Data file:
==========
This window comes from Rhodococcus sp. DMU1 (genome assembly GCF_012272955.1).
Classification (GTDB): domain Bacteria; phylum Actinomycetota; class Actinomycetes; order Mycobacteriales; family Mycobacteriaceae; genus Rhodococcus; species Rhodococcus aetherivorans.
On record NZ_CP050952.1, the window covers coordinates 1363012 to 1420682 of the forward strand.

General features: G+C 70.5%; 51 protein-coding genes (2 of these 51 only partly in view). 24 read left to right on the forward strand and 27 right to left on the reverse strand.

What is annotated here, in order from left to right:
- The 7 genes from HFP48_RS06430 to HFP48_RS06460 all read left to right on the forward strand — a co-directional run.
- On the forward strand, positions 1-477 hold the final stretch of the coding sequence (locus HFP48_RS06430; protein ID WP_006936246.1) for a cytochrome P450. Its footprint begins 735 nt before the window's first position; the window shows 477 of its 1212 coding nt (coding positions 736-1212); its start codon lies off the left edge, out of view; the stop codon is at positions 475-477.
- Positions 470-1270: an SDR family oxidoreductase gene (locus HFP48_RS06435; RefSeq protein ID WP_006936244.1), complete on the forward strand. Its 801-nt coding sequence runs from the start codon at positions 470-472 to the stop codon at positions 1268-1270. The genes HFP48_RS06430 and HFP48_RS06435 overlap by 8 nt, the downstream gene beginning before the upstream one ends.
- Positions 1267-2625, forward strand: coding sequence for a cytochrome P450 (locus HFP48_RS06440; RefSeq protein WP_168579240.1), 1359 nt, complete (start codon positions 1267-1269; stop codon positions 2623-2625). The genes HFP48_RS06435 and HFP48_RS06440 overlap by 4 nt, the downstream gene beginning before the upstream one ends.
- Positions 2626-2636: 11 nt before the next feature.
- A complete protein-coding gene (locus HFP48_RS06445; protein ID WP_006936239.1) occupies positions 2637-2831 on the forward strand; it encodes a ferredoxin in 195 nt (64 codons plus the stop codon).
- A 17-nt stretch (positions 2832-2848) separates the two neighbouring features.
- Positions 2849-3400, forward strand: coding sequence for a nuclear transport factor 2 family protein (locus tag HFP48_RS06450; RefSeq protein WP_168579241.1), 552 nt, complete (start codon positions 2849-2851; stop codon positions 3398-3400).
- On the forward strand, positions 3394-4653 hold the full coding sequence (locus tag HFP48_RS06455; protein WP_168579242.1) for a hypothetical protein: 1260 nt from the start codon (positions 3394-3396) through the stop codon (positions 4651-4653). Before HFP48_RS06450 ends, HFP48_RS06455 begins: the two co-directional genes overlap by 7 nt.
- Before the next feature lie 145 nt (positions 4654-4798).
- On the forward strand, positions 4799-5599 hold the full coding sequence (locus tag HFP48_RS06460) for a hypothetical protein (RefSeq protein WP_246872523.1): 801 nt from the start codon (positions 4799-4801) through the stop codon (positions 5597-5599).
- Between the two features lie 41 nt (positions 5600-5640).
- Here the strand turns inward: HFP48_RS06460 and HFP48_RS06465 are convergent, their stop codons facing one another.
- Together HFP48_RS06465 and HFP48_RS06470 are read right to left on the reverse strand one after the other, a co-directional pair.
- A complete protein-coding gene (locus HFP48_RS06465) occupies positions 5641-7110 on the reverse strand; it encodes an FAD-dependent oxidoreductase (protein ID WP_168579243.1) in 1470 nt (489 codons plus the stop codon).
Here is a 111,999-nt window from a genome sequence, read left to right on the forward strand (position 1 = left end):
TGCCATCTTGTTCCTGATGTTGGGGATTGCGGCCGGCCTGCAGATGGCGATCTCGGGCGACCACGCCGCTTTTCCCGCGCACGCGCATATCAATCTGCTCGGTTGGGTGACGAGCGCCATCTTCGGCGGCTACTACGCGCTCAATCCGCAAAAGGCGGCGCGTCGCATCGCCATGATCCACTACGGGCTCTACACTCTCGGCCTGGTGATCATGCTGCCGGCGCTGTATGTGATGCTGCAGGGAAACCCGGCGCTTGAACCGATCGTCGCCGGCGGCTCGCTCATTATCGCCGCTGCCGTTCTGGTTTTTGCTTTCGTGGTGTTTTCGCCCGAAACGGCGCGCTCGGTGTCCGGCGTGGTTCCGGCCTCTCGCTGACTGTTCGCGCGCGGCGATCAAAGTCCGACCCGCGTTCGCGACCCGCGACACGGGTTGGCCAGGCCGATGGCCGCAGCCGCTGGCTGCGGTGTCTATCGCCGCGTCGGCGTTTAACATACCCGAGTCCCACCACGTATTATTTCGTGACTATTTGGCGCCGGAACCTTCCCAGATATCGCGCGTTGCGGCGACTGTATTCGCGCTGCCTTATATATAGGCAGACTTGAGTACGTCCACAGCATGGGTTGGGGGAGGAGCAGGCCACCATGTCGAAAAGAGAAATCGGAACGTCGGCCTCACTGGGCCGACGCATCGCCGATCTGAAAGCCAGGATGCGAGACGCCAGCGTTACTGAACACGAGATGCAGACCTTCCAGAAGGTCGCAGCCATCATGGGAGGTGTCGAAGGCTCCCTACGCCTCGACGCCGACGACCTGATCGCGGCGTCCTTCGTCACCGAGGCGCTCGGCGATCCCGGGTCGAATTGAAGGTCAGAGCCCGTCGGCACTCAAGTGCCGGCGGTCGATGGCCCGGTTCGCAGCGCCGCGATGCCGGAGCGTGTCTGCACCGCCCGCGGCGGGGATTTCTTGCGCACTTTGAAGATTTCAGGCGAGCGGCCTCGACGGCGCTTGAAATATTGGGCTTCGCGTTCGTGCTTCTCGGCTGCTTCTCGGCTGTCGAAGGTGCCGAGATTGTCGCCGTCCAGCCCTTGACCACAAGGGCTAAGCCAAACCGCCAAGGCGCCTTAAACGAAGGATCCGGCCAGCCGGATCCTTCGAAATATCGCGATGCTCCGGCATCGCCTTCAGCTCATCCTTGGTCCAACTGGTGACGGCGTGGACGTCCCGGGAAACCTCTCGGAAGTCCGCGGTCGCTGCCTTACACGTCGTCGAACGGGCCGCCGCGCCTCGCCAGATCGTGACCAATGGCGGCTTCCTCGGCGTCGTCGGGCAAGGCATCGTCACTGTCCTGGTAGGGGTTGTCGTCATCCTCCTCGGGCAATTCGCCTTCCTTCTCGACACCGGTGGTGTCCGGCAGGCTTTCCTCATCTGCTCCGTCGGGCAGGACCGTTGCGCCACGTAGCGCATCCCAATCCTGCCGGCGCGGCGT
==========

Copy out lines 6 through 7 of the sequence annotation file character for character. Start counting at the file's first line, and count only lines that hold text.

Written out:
- The 7 genes from HFP48_RS06430 to HFP48_RS06460 all read left to right on the forward strand — a co-directional run.
- On the forward strand, positions 1-477 hold the final stretch of the coding sequence (locus HFP48_RS06430; protein ID WP_006936246.1) for a cytochrome P450. Its footprint begins 735 nt before the window's first position; the window shows 477 of its 1212 coding nt (coding positions 736-1212); its start codon lies off the left edge, out of view; the stop codon is at positions 475-477.